Dr David Rothery, Open University Volcano Dynamics Group
This morning's Japanese earthquake (05:46 GMT) measured 8.9 on the Richter scale. That is very powerful, and in an average year there is only one quake more powerful than 8.0 anywhere in the globe. At its source, it was over a thousand times more energetic than the magnitude 6.3 quake that struck Christchurch on 22 February. This one occurred about 25 km below the seabed, and the displacement of seawater caused a series of tsunami waves capable of causing far more damage than the on-land ground shaking.
Parts of the eastern coast of Japan have already been inundated, but there is a tsunami warning in force across most of the Pacific basin. For example, the first waves are expected to reach Hawaii seven or eight hours after the earthquake.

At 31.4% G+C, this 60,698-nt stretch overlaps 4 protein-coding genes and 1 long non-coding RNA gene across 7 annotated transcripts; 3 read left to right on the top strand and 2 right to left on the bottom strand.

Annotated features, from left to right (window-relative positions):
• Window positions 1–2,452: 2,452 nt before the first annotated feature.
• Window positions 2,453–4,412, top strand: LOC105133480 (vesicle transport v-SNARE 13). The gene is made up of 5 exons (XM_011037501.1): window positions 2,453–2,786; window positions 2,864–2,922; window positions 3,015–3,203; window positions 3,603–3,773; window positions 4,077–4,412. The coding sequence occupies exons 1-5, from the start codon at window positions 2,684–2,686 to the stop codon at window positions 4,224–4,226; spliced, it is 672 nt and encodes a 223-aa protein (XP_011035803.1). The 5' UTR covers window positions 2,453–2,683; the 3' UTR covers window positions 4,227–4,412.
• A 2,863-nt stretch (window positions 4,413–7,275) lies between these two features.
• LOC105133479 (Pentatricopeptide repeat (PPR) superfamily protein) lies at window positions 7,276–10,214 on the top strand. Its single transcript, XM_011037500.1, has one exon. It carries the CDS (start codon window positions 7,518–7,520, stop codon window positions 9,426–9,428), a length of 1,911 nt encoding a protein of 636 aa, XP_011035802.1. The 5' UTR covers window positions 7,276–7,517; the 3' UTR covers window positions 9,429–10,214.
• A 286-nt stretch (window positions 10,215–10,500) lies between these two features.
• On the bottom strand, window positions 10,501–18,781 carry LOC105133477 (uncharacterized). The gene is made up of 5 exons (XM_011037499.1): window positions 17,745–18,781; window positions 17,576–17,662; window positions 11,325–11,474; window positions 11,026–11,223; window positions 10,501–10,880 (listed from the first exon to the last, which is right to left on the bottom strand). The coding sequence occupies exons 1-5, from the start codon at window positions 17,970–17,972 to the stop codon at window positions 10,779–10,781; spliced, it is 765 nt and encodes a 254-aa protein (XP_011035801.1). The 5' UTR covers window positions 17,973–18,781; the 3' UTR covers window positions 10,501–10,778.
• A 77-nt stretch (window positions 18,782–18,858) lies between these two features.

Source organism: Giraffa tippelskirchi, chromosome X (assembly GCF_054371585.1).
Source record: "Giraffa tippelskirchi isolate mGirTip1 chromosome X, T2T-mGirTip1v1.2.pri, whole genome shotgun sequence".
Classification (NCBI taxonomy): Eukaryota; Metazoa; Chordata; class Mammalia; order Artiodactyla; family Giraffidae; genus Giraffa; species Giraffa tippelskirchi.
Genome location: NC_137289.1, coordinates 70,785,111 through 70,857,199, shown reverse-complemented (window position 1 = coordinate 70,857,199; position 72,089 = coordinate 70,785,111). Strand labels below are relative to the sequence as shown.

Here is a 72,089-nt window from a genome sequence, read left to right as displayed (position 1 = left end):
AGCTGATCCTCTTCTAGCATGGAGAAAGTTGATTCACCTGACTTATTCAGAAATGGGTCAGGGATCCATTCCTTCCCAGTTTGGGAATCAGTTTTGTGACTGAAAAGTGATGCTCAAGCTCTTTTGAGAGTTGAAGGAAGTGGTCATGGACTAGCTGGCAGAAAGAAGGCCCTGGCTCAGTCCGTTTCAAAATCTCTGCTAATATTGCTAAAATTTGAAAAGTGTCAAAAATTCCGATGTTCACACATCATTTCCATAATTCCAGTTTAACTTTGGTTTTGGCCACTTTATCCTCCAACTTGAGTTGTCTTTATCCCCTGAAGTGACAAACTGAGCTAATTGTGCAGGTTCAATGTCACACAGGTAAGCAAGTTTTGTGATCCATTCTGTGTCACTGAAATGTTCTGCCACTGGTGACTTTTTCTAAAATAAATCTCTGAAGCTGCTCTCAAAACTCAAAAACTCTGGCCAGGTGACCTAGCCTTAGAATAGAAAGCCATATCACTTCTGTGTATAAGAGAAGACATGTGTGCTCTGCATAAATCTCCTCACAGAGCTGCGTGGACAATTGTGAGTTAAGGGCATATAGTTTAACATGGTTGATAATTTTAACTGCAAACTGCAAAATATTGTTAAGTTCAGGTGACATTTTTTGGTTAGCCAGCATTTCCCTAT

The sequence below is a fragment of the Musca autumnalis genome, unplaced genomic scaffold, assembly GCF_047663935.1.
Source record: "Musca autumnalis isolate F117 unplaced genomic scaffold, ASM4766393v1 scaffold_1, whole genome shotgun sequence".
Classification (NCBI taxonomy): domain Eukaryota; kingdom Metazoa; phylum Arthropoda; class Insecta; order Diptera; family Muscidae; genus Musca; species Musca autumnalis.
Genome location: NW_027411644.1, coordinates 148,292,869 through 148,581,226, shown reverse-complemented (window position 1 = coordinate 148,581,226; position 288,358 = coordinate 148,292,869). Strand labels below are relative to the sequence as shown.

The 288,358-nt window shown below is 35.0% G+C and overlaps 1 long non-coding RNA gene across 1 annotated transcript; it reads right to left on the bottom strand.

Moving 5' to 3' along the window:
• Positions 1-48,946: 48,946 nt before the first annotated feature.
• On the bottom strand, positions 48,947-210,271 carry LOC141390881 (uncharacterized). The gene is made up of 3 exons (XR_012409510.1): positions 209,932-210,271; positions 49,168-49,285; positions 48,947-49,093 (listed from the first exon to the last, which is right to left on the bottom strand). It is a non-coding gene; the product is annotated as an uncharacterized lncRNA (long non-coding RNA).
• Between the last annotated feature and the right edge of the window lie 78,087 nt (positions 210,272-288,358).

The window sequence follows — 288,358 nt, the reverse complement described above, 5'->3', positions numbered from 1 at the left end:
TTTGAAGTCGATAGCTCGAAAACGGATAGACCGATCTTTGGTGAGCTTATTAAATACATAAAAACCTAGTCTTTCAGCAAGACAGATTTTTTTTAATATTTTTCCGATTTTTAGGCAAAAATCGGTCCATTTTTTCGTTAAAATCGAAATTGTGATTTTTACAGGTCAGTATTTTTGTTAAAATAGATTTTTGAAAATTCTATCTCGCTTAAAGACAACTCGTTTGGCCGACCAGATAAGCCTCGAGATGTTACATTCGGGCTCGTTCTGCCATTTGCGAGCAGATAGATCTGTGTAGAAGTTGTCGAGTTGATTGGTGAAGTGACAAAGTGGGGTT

This earthquake was a consequence of the floor of the Pacific Ocean being dragged under Japan as a result of plate tectonic movements. It was preceded by a nearby magnitude 7.2 quake on 9 March and there was a magnitude 7.1 aftershock at 06.25 GMT.
The 2004 Boxing Day tsunami in the Indian Ocean was caused by a magnitude 9.1 earthquake where the floor of the Indian Ocean is dragged below Sumatra.
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